David Fleischer (July 14 1894 – June 25 1979) was an American animator, film director, and producer, best known as a co-owner of Fleischer Studios with his older brother Max Fleischer as well as uncle to director Richard Fleischer.


Sometime around 1913-1914, Dave began working as a film-cutter for the American branch of Pathé, the France based company that during the first part of the 20th Century, was the world's largest film production and distribution company, as well as the largest manufacturer of film equipment.

Dave Fleischer was notable during the brothers' early days as the rotoscope model for their first character, Koko the Clown. He went on to become director and later producer of the studio's output. Although he is credited as "director" of every film released by the Fleischer studio from 1921 to 1942, the lead animators actually performed directorial duties, and Fleischer served as a producer, as he was the one who supervised the studio's production. Among the cartoon series Fleischer supervised during this period were Talkartoons, Betty Boop Cartoons, Popeye the Sailor, and several others.
The debt Fleischer Studios owed to Paramount due to heavy loans that were used for budgeting both Gulliver's Travels and Mr. Bug Goes To Town, worsened by the lack of success that came from the studio's non-Popeye cartoons, put both Max and Dave into a position to be forced to give the studio to Paramount on May 24, 1941 when Paramount called in on the loans, although both were still able to remain in charge of Fleischer Studios for a time.[1]

In Paramount, Fleischer was asked by the studio to put the popular comic book hero Superman into a cartoon series. Despite the high budgets that came from the series, Superman became the studio's most successful cartoon in the late period of the studio. However, relations between Dave and Max were also deteriorating. The feud starting simmering after Dave began an adultery affair against his wife with his Miami secretary in 1938, and was followed by more personal and professional disputes as well.[1]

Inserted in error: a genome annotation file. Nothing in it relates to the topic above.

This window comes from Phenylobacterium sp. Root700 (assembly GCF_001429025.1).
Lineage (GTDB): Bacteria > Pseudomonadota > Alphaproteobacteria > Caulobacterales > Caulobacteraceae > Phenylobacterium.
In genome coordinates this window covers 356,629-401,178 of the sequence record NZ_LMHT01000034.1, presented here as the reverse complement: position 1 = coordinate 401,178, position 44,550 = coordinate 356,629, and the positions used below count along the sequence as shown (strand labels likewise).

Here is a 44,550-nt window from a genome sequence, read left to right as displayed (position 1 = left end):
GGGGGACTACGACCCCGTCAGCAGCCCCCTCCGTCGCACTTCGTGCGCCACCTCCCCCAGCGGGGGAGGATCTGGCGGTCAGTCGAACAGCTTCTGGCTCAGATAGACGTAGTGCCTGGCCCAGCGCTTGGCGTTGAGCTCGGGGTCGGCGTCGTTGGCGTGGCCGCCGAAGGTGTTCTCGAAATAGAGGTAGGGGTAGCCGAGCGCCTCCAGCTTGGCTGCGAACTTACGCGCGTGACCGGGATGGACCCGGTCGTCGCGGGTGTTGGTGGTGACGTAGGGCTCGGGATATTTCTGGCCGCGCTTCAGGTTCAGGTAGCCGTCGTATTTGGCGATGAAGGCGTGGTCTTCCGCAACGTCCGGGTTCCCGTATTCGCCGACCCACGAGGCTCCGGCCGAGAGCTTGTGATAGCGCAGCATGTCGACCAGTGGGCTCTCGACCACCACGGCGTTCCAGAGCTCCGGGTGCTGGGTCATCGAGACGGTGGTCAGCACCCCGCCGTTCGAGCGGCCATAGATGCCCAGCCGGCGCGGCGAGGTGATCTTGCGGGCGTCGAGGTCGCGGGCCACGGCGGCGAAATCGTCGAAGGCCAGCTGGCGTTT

In April 1942, Fleischer, no longer able to cooperate with his brother due to their numerous disputes, left the company to become President of Screen Gems at Columbia Pictures, though he still remained in the position as co-manager of Fleischer Studios until Paramount closed the studio in May 1942 after Max and Dave's contract's expired.[1] had run its course. Now owned wholly by Paramount, it was re-organized as Famous Studios (though the name wasn't official until May 1943.)

In the late-1940s, Fleischer moved over to Universal, where he became a special effects expert and general problem-solver, working on films such as The Birds. He died on June 25, 1979 of a stroke in Woodland Hills, California, having spent over a decade in retirement.


  • Fleischer, Richard Out of the Inkwell: Max Fleischer and the Animation Revolution (University Press of Kentucky, 2005)


  1. 1.0 1.1 1.2 Paramount / Famous Studios Titles

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